Ask Our Expert - Dick Pieper
This Month's Expert
Dick Pieper and his wife, Brenda, operate Pieper Ranch in Marietta, Oklahoma, where they stand the cutting stallion Playgun. Pieper trained and showed reining horses for many years, and is a past president of the National Reining Horse Association and a member of the NRHA Hall of Fame. After the Piepers bought Playgun in 1993, he began to concentrate on cutting horses and has amassed earnings of more than $350,000 in the sport. Pieper now focuses on starting 2-year-old performance prospects and giving horsemanship clinics. He will be featured in the March issue of Western Horseman in a feature story entitled “The Evolution of a Horseman.” That issue will be available on newsstands in mid-February.
Q: I have a 6-year-old Quarter Horse gelding who, for the last six months, has been very aggressive to 10-year-old a spotted saddle horse mare. By aggressive I mean biting, kicking, rearing up, and so on. He cuts her just like a cow till he has her penned up and then goes to work on her. The more she tries to get away, it seems, the more determined he gets. I believe it’s more than just a herd leader thing. This horse is the best working horse I have ever had, and there’s nothing that you can’t do with him. The only things I have found that scare him are bears and the Air Force jets that fly over. Sometimes it makes for quite an interesting ride when this happens, but he usually calms down pretty quickly.
This same gelding, when put in a stall to protect him from the weather, kicks the barn walls whether the mare is in the stall next to him or not. He will kick all through the night. I have tried just ignoring his kicking, but he does it off and on the whole time he is in a stall. I don’t want him to hurt himself by kicking, so I leave him out unless it is really bad weather.
Any ideas or remedies would be greatly appreciated.
Eddie, McMinnville, Tennessee
A: Eddie, I think that your gelding has too much energy and not enough exercise. I would put him on good-quality grass hay and a cup full of grain, if any at all. Then I would ride him for at least three hours a day and would make this fairly strenuous riding. In other words, for a couple of months, he needs to get tired and stay tired.
I believe this will also cure the stall kicking, but if it doesn’t work, you might try kick chains. These are simply straps that attach to the rear pasterns with 12 to 14 inches of light chain attached. The act of kicking causes a rap on the shin by the chain.
Q: I just bought a small yearling Paint mare, and she is not halter broken. I have no desire to ride her until next year or when she turns 3 years old, but I’ve been told I should work with her all year to get her ready slowly. I was planning on getting the halter on her and teaching her to lead, then go in the round pen. I am not fond of riding yearlings late in the year, so I won’t be doing that. What else could I do with her to ensure we have an easier time when I do get her started under saddle? There is a lot of different information out there, and honestly, I’d just like someone to point me in the right, logical direction.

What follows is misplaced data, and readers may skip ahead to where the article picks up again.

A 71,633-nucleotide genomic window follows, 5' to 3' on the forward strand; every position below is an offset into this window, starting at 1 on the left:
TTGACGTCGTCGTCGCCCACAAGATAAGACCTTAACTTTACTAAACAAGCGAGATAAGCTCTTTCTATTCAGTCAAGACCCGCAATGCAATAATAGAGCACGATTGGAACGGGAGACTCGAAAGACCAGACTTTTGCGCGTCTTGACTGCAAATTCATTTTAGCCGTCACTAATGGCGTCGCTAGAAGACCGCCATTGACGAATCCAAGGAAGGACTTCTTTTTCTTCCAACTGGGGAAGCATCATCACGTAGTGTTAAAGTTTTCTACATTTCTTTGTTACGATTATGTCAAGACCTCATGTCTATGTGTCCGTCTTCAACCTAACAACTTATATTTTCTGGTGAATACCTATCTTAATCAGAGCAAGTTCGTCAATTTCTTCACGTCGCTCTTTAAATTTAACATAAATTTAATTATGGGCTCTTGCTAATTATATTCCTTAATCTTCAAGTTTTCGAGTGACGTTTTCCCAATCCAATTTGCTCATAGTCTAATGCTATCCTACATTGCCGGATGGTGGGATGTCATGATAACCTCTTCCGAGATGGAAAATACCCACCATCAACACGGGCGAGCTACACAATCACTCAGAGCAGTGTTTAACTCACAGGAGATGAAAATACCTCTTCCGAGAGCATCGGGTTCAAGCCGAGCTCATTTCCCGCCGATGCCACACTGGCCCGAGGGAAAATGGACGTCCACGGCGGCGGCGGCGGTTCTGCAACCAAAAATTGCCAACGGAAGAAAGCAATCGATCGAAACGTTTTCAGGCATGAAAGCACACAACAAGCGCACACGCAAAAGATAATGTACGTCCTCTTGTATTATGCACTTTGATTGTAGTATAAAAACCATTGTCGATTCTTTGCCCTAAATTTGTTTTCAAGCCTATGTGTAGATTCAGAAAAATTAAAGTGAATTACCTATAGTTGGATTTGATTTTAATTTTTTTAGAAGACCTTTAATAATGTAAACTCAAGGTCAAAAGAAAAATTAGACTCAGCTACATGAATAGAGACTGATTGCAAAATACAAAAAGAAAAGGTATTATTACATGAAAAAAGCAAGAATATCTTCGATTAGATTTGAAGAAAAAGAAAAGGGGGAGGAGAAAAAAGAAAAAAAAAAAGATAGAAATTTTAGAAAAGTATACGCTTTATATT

Katy, Santa Fe, New Mexico
A: Katy, I think you should halter-break your filly soon so that worming, hoof trimming and immunizations will be less traumatic for her. I would put her in a stall and very quietly slip a halter on her, taking as much time as necessary without scaring her. Then I would take the slack out of the lead rope until there is slight tension on it. The filly’s reaction will be to pull back, and you should go with her until she stops, maintaining slight tension on the lead rope. This may be repeated several times, but when she finally steps forward, reward her by dropping slack in the lead. When she will consistently step toward you from light tension on the lead rope, it is time to go to a small pen. After two or three days of leading in this manner, she should be turned in a safe pasture with others her age, but do not leave the halter on her when she’s turned out. She should be fed grain and hay twice daily until you are ready to ride her.
Q: I have a 4-year-old gray mare that won’t lope slowly. Every time I cue her to lope, she gets all excited and wants to charge fast through the pasture. No matter how much I pull the reins or stop her and start again, she refuses to calm down. One night I decided to lope her until she got tired. But even though she worked up a sweat and was breathing pretty hard, she was still on the muscle. How can I calm her down?
Wilson, Broken Bow, Nebraska
A: Wilson, first you should examine how you are cueing her to lope. You should be pressing with your leg, not kicking her. Secondly, if you are clamping onto her with your legs, this is often the cue to run faster. If your cues are okay, then you were on the right track but just did not carry it far enough. Begin by asking her to lope, and then just allow her to go; don’t try to hold her back. When she is sweating and breathing hard, pull her down to a walk and let her walk until she stops breathing hard, and then go again. You may have to repeat this several times, but when she finally lopes off quietly, stop after a few strides and then put her away. You may have to do this a few days in succession, but she will eventually get the idea.